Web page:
Jennifer Government

[originally published September 2004]

One of the special pleasures of the Harry Potter stories is their send-up of modern consumer culture - from Bertie Botts' Every Flavour Beans (and they do mean every flavor) to Chocolate Frogs, which come complete with a collectible card featuring a celebrity witch or wizard. Potter's creator, J.K. Rowling, pokes fun at contemporary marketing and advertising with tongue-in-cheek warmth that manages to make her simultaneously attractive to Madison Avenue and the rest of us - a remarkable achievement.

Down the Rabbit Hole

Max Barry's Jennifer Government, the satirical successor to his well-received first novel Syrup, takes a different angle on the consumer-marketing-gone-mad theme. Although Rowling's products are entirely fanciful, they're unmistakably patterned on things we all instantly recognize. Barry, however, doesn't make up the company names he uses: rather, he includes a defensive paragraph at the front of his novel proclaiming, "So, let's be clear; this is a work of fiction. The use of real company names is for literary effect only and definitely without permission."

In Barry's book, we enter a world in which countries have coalesced into giant confederations. The largest of these, the United States Federated Economic Blocs, includes the entire Western Hemisphere, Australia, southern Asia, South Africa, the United Kingdom, Japan, and the old Soviet Union. The second major bloc, named France, is composed of the rest of the EC plus China, while Africa, the Middle East, and Central Asia make up the delicately disdained Fragmented Markets. Barry thoughtfully provides a map, although its role is purely atmospheric.

The world is different in other ways as well. Your surname is your employer's name, so if your mom named you Joe and you work for IBM, you're Joseph IBM. We don't get a chance to meet any attorneys working for large multinamed partnerships, which is a shame. Understandably, unemployed people have a problem in this system, as do people with two jobs. Kids, of course, take the name of their school's sponsor; somewhat fittingly, the biggest elementary school chains are operated by McDonald's, Mattel, and Pepsi. The world's major powers aren't geographically-based governments but the frequent-buyer programs US Alliance and Team Advantage, so most of the big corporations have aligned themselves with one or the other. Of course, in the real world, half of all employed people work for small businesses.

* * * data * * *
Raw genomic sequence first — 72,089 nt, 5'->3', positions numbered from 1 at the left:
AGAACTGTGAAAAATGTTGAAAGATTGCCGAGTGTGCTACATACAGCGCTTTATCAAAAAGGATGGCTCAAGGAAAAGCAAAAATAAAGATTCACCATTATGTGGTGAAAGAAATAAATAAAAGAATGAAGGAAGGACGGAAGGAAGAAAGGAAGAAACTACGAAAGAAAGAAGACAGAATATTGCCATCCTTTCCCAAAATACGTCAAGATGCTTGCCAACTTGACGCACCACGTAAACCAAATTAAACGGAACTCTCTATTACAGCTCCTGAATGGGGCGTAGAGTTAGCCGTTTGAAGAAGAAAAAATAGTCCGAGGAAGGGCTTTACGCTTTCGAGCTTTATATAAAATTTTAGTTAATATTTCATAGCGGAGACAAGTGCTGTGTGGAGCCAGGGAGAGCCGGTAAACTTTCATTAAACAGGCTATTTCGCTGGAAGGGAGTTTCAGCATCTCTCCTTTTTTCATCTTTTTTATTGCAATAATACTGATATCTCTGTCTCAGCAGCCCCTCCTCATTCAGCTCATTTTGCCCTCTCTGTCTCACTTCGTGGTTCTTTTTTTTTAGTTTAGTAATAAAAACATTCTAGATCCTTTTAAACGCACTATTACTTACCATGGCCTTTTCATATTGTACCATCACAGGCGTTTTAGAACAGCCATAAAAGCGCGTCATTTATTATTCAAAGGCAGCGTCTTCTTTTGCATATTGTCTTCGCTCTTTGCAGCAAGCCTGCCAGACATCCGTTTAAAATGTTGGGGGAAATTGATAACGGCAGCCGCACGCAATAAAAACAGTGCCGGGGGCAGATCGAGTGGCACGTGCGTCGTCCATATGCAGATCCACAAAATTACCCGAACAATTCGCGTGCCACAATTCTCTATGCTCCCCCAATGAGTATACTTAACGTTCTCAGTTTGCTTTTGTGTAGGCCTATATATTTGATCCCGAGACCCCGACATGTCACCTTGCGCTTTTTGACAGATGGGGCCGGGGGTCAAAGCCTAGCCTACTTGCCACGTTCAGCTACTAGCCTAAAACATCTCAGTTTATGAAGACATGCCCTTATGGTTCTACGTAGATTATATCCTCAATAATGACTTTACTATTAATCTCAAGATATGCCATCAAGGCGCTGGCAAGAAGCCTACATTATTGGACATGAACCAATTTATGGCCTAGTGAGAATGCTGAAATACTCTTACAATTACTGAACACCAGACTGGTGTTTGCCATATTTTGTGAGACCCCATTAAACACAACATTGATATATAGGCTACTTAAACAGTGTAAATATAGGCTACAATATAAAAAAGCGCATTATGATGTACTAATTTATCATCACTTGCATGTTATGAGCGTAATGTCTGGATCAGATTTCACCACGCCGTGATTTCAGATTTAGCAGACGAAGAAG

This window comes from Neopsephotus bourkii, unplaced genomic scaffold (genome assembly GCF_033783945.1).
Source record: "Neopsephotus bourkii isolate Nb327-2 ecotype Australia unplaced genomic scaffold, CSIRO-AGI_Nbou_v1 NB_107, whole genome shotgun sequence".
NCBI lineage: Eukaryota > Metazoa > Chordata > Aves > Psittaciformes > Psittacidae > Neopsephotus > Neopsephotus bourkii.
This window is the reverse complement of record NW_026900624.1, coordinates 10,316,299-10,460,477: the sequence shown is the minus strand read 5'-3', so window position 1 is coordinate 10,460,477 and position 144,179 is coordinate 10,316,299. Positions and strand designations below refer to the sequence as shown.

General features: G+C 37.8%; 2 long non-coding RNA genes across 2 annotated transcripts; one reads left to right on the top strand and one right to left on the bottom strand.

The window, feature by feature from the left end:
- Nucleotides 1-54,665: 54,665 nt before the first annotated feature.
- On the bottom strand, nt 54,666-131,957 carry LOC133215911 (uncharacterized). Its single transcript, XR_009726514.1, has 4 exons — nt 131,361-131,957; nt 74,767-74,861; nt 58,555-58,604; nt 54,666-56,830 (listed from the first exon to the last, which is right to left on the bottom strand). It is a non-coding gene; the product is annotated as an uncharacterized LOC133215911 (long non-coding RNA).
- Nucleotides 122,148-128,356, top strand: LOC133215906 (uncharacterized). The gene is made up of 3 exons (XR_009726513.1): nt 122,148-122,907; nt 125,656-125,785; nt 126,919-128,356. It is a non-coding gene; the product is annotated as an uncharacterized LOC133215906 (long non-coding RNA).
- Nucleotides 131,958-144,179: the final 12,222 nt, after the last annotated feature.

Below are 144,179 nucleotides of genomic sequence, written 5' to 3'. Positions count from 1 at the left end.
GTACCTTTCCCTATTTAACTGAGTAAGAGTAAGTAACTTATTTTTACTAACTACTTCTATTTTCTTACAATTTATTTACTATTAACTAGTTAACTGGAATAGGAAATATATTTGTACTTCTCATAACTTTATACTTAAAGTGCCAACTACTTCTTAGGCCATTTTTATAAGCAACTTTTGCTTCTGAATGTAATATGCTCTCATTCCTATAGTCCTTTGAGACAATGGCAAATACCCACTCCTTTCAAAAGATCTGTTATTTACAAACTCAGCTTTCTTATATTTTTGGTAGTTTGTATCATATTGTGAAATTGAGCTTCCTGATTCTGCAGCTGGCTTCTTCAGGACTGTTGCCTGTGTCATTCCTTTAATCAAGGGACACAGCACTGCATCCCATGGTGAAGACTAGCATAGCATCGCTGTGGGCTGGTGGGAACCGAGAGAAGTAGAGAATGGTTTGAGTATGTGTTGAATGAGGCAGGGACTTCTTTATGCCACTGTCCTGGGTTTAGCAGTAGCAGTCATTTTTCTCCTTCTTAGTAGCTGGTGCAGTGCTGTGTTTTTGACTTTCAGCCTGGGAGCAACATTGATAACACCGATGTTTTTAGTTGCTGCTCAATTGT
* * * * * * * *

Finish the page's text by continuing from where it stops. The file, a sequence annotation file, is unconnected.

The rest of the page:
Go Ask Alice

As the action begins, we meet Hack, a not-very-assertive, not-very-bright mail-room-clerk type in a Nike office in Melbourne. Two marketing sharpies, John Nike and John Nike, persuade him to sign a contract, but he neglects to read it or keep a copy for himself. By signing the contract, he agrees to commit 10 murders on behalf of the Johns as part of a radical marketing scheme they've cooked up to vitalize the sales of a line of extremely expensive shoes. Such a contract would be highly illegal in our world, but it's enforceable in Barry's universe, and Hack quickly realizes that he's in big trouble. His girlfriend, an unemployed programmer who's the real hacker in the family, suggests that Hack go to the police, which he does. The ensuing conversation should convince you, if it hasn't become clear already, that this world is more than just a little twisted:

"So what's your problem?" He flipped open a notebook.

Hack told him the whole story. When he was done, Pearson was silent for a long time. Finally Hack couldn't take it anymore. "What do you think?"

Pearson pressed his fingers together. "Well, I appreciate you coming forward with this. You did the right thing. Now let me take you through your options." He closed the notebook and put it to one side. "First, you can go ahead with this Nike contract. Shoot some people. In that case, what we'd do, if we were retained by the Government or one of the victims' representatives, is attempt to apprehend you."